And for the knitting…this is a project I cast on for ages ago when I needed something simple to work on during a long car ride.  I made it through the ribbing, then it got set aside in favor of other projects.  I picked it back up over the weekend when I again needed something simple to work on while I avoided picking up and knitting the sleeves on my Oatmeal Pullover.  The yarn is a Luminosity Project colorway called Dragon from Pigeonroof Studios, and it is indeed luminous.  So many deep and shimmering shades of green and brown!  Loving the Cream and Sugar Cowl pattern with its wide cables, though it is going a bit slowly with so many stitches on fingering weight yarn.

What’s on your nightstand and in your project bag this week?

 

Inspired.

One of the things I was most excited over about last weekend’s trip was the opportunity to meet so many amazing knitters. Sure, it’s wonderful to be around so much beautiful yarn, but mostly I knew the place would be swarming with knitters, all talking about and wearing knitting. And I find that very comforting and inspiring. An event like this seems to help us all let our inner knitting-nerd out to play! I’m normally quite shy about meeting new people, but at a wool festival I rarely hesitate to ask someone what she’s knitting, what pattern she’s wearing, or what yarn she used. So it was doubly exciting when I just kept bumping in to some of my favorite podcasters and designers throughout the marketplace, and actually had the nerve to go up and talk to them! Everyone was so nice and welcoming of my questions and requests for a photo.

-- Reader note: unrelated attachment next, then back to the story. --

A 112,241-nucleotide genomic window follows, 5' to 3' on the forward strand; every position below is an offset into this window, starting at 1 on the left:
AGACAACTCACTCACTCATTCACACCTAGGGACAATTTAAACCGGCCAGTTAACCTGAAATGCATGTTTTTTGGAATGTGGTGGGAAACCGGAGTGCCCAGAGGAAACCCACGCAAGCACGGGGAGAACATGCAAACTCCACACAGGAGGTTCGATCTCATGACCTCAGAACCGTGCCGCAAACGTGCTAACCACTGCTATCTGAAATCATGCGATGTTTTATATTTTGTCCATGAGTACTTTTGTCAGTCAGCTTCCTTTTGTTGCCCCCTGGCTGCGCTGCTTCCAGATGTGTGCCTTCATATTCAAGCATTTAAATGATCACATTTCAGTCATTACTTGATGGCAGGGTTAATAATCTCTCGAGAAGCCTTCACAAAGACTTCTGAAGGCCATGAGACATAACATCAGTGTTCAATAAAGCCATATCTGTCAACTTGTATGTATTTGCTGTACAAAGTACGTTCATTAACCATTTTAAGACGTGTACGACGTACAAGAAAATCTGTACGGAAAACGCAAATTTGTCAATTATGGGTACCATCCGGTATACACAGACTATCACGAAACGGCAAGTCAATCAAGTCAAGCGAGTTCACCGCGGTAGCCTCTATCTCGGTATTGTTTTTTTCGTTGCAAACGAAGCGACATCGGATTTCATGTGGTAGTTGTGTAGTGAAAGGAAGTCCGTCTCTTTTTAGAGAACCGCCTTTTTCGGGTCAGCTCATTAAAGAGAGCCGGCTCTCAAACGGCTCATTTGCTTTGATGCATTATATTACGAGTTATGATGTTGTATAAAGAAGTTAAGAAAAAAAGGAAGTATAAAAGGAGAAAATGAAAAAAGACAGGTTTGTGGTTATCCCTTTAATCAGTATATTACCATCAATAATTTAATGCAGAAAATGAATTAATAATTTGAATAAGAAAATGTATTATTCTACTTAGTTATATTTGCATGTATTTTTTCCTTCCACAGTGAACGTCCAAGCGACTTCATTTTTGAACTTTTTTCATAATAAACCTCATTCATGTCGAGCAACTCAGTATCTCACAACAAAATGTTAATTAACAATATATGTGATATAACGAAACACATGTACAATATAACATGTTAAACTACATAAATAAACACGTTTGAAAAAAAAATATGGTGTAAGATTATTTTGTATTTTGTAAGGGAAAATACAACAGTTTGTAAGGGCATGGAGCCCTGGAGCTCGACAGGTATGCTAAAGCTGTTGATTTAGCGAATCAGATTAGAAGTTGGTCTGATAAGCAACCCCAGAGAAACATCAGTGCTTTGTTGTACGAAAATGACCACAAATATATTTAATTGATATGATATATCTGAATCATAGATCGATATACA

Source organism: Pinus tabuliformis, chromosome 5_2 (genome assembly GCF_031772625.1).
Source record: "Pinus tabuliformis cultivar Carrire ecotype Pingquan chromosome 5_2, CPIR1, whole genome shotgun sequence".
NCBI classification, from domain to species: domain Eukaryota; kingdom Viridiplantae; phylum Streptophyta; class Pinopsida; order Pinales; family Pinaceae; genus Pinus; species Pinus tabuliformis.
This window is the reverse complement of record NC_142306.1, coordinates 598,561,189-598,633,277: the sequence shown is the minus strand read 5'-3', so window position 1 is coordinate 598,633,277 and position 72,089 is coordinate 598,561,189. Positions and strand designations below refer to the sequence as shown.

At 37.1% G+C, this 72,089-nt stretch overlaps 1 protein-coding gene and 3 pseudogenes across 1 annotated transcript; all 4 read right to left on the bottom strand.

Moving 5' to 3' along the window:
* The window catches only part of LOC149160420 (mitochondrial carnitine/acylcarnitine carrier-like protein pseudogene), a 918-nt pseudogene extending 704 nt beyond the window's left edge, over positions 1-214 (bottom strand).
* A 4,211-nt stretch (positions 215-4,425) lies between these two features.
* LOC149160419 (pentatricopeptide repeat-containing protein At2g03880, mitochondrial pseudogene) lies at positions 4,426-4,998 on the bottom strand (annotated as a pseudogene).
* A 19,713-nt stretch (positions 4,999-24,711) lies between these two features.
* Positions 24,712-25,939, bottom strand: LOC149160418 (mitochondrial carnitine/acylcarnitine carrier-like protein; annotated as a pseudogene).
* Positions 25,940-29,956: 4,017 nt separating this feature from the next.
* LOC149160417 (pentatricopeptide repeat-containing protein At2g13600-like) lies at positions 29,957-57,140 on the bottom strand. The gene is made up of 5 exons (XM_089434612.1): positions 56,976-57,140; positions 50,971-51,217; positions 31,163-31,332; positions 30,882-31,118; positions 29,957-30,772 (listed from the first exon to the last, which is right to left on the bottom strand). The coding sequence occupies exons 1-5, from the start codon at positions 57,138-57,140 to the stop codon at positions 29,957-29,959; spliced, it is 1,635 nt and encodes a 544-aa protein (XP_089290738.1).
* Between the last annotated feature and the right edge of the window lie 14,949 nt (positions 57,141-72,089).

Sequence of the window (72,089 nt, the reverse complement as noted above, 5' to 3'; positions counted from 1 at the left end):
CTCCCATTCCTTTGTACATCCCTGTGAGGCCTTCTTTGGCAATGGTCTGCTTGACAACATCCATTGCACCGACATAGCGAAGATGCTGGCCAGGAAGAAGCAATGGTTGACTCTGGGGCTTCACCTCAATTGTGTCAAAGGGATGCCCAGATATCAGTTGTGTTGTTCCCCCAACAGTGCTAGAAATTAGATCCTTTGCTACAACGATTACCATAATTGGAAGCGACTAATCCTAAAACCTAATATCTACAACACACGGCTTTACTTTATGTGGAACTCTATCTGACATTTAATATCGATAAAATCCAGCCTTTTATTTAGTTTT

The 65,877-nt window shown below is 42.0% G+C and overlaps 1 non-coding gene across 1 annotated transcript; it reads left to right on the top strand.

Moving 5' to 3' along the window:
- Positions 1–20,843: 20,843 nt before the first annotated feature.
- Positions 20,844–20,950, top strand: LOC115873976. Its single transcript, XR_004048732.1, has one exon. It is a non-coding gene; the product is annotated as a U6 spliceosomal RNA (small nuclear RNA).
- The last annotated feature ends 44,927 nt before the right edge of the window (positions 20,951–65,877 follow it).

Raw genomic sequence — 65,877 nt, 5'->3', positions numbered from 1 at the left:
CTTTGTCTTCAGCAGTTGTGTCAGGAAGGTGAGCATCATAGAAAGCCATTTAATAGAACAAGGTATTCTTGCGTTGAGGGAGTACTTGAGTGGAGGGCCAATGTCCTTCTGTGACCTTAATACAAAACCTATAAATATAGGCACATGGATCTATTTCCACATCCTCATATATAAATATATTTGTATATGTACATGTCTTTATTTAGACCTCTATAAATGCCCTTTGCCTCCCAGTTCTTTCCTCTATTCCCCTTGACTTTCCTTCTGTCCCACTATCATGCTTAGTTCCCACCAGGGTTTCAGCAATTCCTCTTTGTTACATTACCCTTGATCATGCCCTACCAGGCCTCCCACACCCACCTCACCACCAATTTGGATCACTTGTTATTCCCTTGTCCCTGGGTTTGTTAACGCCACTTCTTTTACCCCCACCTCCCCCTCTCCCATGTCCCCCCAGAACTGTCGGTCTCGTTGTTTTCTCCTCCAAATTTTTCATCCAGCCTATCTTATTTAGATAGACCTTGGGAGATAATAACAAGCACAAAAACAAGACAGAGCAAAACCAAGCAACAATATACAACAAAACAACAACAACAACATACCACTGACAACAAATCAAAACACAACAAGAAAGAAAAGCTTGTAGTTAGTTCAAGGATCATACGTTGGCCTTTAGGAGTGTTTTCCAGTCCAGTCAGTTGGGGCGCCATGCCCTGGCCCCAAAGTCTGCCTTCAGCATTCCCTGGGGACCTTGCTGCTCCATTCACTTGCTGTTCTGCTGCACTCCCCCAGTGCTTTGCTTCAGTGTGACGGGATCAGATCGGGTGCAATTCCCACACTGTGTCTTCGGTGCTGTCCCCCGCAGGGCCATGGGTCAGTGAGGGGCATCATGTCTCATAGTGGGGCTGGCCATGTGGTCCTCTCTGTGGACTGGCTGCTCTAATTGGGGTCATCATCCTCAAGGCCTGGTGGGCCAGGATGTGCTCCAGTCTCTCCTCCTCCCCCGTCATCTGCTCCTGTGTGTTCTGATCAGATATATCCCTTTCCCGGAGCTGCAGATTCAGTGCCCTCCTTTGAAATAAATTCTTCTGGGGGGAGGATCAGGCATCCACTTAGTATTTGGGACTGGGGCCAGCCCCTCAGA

The first designer I happened upon was the delightful Alana Dakos of Never Not Knitting.  I came around a corner and she was just standing there, all by herself, in the booth she was sharing with Becoming Art Yarns.  So I took a deep breath, walked over and just started talking to her!  She helped me pick out yarn and a couple of patterns (Oak Grove Mitts & Autumn Vines beret), and quickly agreed to a photo (or 3–we had to be sure we both looked cute).

Her designs have always appealed to me, and yet I haven’t knit any of them before.  Seeing the samples in person made me want to cast them all on immediately.  If you like her patterns online, you’ll love how they look knit up; the samples are so beautiful, and her new pattern layouts are stunning.  And seriously, this Becoming Art yarn is a thing of beauty.  Soft, squishy, saturated in gorgeous color beauty.